US cable giant to throttle P2P
No, not that one
The Comcast Analogy
Comcast - America's largest cableco - recently rolled out its own system for throttling certain network traffic during periods of congestion. But it works a bit differently.
Comcast's new software monitors traffic on each segment of its network, the company says, and if a segment's upstream or downstream usage exceeds certain thresholds, traffic from subscribers using particularly large amounts of bandwidth will be delayed.
Comcast settled on this so-called "protocol agnostic" approach after it was slapped by the FCC for surreptitiously blocking P2P traffic. The FCC insisted that the cableco adopt network-management techniques that don't discriminate against particular applications.
Cox is confident its methods will appease the FCC - even though its methods do seem to discriminate against particular applications. "If you're selecting applications and deciding which should be delayed and the user has no choice," Scott says, "that strikes me as problematic."
What's more, all signs indicate that the FCC will soon come down even harder on ISP management practices. An avowed net neut is set to take the Commission's reins now that Barack Obama is in the Oval Office.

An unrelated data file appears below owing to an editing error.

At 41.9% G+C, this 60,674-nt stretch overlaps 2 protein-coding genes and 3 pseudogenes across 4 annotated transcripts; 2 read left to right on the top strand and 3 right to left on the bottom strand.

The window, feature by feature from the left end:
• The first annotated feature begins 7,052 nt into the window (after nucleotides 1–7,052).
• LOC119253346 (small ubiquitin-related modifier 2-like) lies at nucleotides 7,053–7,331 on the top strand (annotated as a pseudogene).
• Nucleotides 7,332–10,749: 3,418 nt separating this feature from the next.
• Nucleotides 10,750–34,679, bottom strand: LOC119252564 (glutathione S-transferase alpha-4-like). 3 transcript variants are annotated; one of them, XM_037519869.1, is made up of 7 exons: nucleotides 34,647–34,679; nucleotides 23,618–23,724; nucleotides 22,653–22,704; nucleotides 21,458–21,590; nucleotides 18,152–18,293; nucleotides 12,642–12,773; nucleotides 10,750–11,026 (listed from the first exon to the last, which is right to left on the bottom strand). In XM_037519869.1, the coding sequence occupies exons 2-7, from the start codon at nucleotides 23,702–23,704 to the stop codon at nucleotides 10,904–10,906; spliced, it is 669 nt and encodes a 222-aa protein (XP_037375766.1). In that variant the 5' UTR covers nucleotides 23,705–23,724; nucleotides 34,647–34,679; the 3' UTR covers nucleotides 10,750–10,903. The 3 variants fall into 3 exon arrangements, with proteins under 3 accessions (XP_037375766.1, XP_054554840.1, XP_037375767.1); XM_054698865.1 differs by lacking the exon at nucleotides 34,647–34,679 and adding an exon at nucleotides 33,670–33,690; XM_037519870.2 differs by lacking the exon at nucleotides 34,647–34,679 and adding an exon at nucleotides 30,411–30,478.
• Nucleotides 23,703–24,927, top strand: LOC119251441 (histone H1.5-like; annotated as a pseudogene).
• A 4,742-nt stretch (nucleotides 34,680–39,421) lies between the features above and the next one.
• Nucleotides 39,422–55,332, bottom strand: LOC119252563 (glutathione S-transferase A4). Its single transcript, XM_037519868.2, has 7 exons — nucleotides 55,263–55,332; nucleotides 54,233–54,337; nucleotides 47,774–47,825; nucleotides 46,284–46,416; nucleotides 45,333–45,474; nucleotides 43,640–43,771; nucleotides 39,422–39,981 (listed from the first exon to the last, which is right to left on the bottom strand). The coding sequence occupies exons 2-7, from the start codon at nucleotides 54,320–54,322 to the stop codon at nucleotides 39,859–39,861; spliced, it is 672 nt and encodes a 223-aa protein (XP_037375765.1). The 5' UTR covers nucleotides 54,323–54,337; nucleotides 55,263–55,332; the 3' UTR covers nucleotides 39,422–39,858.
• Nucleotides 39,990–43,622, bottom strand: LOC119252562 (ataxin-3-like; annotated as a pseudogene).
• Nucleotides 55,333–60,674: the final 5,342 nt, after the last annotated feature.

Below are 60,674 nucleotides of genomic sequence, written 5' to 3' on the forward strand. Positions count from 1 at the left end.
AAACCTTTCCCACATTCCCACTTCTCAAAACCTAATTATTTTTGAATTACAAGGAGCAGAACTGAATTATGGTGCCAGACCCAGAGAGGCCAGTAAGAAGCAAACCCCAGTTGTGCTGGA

Network architect Richard Bennett - one of Comcast's staunchest supporters during its battle with the FCC - takes the other side. "The issue for net neutrality as always been VOIP. Cox claims it is positively affecting VOIP, and they claim it will positively affect video streaming," he says, "and if that's the case, they're on the side of the user here."
But for many - including Peter Eckersley, staff technologist at the Electronic Frontier Foundation, another net watchdog - the problem is that Cox presumes to know what the user wants. "They are planning to detect different network protocols (or use-cases for those protocols), and have their own rules about how those protocols will be treated. If that's the case, Cox will be picking winners and losers, and leading us into a briar of thorny network neutrality questions.
"The problem is that there is no reliable and fair way for the network to decide which protocols should be prioritized. Cox says it wants to prioritize bandwidth-intensive streaming video, but deprioritize bandwidth-intensive P2P protocols like BitTorrent. How do they know that some program isn't using a P2P protocol to stream video in real time? People in fact do that all the time."
As the net neuts and the anti-net neuts fought like the Hatfields and the Coys over Comcast's BitTorrent blocking, independent tests also indicated that Cox was throttling P2P on the sly. But a formal complaint was never filed. ®
Sponsored: Customer Identity and Access Management